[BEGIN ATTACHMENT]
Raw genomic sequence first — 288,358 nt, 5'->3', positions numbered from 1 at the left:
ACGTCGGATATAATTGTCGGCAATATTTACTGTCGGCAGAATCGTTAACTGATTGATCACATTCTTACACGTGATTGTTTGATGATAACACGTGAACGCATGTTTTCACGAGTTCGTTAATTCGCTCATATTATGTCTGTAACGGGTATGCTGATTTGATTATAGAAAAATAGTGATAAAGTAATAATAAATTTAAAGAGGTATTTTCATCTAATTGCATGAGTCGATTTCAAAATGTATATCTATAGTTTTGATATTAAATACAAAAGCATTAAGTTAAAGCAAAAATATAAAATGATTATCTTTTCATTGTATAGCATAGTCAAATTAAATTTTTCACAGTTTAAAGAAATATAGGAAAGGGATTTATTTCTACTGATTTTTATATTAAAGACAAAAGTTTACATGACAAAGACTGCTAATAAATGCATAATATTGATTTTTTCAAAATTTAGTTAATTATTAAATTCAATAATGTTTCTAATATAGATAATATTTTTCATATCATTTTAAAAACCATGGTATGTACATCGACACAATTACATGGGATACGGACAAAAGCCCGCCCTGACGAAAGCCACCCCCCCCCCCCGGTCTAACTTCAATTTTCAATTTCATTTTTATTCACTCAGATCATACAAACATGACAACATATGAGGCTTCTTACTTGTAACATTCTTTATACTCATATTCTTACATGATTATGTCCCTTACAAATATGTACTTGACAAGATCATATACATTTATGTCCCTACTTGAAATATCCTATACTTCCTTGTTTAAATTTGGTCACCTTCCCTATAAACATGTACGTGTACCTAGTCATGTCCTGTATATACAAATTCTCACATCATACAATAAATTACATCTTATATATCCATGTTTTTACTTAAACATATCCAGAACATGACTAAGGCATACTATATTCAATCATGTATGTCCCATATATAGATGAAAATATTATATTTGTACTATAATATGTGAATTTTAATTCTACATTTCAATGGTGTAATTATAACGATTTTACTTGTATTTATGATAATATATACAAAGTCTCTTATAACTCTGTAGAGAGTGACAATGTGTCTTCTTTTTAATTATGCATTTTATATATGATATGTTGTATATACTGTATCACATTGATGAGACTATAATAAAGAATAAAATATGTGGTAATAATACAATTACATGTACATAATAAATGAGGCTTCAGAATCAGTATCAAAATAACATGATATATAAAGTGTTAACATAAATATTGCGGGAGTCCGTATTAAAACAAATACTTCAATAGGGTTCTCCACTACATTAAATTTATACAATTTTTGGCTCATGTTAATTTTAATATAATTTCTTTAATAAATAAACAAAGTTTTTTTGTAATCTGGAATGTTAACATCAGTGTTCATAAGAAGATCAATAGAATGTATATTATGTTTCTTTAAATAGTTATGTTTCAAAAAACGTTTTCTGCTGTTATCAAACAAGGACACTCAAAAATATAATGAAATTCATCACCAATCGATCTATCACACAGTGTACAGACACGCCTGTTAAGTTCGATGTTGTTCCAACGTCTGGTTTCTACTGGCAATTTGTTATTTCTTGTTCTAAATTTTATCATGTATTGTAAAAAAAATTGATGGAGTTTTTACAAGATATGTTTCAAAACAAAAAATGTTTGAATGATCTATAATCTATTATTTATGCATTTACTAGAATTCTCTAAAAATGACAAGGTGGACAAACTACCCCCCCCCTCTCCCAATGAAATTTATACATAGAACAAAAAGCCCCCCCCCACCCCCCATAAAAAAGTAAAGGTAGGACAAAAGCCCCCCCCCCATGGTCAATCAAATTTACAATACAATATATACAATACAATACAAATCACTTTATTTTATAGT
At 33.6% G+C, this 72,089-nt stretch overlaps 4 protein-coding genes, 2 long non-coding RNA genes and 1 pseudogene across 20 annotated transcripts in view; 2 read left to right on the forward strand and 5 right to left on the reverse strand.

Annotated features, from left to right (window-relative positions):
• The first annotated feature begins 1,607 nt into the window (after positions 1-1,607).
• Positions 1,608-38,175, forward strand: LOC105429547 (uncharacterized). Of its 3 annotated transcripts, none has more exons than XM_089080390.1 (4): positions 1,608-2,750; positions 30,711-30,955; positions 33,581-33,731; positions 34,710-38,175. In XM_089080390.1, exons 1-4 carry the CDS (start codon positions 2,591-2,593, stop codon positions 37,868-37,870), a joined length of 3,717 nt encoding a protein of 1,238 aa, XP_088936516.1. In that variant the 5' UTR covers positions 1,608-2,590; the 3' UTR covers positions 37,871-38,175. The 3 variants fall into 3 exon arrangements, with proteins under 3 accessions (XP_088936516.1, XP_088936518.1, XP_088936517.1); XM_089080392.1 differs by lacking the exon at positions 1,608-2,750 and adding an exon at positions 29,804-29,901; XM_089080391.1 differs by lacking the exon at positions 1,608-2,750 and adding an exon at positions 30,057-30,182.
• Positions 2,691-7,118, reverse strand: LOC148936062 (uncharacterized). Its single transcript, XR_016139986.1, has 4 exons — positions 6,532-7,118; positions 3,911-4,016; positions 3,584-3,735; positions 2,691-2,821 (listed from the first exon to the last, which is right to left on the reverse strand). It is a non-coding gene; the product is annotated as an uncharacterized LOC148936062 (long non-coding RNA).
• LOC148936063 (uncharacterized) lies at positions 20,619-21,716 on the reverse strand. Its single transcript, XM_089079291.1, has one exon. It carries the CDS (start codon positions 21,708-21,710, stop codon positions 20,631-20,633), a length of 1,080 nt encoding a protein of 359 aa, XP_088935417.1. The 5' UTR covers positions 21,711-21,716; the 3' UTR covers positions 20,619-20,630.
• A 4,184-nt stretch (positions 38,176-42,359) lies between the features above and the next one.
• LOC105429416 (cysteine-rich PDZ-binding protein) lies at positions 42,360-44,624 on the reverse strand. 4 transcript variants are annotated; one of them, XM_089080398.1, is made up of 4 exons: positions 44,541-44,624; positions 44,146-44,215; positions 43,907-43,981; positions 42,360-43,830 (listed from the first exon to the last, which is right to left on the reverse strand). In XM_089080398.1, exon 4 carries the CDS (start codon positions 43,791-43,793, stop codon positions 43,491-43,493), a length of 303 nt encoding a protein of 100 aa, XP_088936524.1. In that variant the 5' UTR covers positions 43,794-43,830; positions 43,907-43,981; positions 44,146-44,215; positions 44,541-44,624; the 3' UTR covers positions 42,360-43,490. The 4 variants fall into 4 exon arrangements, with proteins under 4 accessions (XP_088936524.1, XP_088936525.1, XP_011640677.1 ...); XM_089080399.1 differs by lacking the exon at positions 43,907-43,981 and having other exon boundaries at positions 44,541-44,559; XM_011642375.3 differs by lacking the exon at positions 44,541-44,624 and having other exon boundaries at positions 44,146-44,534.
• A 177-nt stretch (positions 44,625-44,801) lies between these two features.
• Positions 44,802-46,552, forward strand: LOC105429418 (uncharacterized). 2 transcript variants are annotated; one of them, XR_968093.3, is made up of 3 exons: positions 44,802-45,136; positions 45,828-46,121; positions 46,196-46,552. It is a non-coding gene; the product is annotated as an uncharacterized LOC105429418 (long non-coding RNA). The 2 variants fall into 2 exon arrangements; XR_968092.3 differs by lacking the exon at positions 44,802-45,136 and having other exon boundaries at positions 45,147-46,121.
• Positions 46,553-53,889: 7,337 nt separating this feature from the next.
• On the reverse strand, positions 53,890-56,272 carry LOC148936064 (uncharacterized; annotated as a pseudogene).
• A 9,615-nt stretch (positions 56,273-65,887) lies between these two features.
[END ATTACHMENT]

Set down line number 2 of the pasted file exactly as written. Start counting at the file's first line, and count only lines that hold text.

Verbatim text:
ACGTCGGATATAATTGTCGGCAATATTTACTGTCGGCAGAATCGTTAACTGATTGATCACATTCTTACACGTGATTGTTTGATGATAACACGTGAACGCATGTTTTCACGAGTTCGTTAATTCGCTCATATTATGTCTGTAACGGGTATGCTGATTTGATTATAGAAAAATAGTGATAAAGTAATAATAAATTTAAAGAGGTATTTTCATCTAATTGCATGAGTCGATTTCAAAATGTATATCTATAGTTTTGATATTAAATACAAAAGCATTAAGTTAAAGCAAAAATATAAAATGATTATCTTTTCATTGTATAGCATAGTCAAATTAAATTTTTCACAGTTTAAAGAAATATAGGAAAGGGATTTATTTCTACTGATTTTTATATTAAAGACAAAAGTTTACATGACAAAGACTGCTAATAAATGCATAATATTGATTTTTTCAAAATTTAGTTAATTATTAAATTCAATAATGTTTCTAATATAGATAATATTTTTCATATCATTTTAAAAACCATGGTATGTACATCGACACAATTACATGGGATACGGACAAAAGCCCGCCCTGACGAAAGCCACCCCCCCCCCCCGGTCTAACTTCAATTTTCAATTTCATTTTTATTCACTCAGATCATACAAACATGACAACATATGAGGCTTCTTACTTGTAACATTCTTTATACTCATATTCTTACATGATTATGTCCCTTACAAATATGTACTTGACAAGATCATATACATTTATGTCCCTACTTGAAATATCCTATACTTCCTTGTTTAAATTTGGTCACCTTCCCTATAAACATGTACGTGTACCTAGTCATGTCCTGTATATACAAATTCTCACATCATACAATAAATTACATCTTATATATCCATGTTTTTACTTAAACATATCCAGAACATGACTAAGGCATACTATATTCAATCATGTATGTCCCATATATAGATGAAAATATTATATTTGTACTATAATATGTGAATTTTAATTCTACATTTCAATGGTGTAATTATAACGATTTTACTTGTATTTATGATAATATATACAAAGTCTCTTATAACTCTGTAGAGAGTGACAATGTGTCTTCTTTTTAATTATGCATTTTATATATGATATGTTGTATATACTGTATCACATTGATGAGACTATAATAAAGAATAAAATATGTGGTAATAATACAATTACATGTACATAATAAATGAGGCTTCAGAATCAGTATCAAAATAACATGATATATAAAGTGTTAACATAAATATTGCGGGAGTCCGTATTAAAACAAATACTTCAATAGGGTTCTCCACTACATTAAATTTATACAATTTTTGGCTCATGTTAATTTTAATATAATTTCTTTAATAAATAAACAAAGTTTTTTTGTAATCTGGAATGTTAACATCAGTGTTCATAAGAAGATCAATAGAATGTATATTATGTTTCTTTAAATAGTTATGTTTCAAAAAACGTTTTCTGCTGTTATCAAACAAGGACACTCAAAAATATAATGAAATTCATCACCAATCGATCTATCACACAGTGTACAGACACGCCTGTTAAGTTCGATGTTGTTCCAACGTCTGGTTTCTACTGGCAATTTGTTATTTCTTGTTCTAAATTTTATCATGTATTGTAAAAAAAATTGATGGAGTTTTTACAAGATATGTTTCAAAACAAAAAATGTTTGAATGATCTATAATCTATTATTTATGCATTTACTAGAATTCTCTAAAAATGACAAGGTGGACAAACTACCCCCCCCCTCTCCCAATGAAATTTATACATAGAACAAAAAGCCCCCCCCCACCCCCCATAAAAAAGTAAAGGTAGGACAAAAGCCCCCCCCCCATGGTCAATCAAATTTACAATACAATATATACAATACAATACAAATCACTTTATTTTATAGT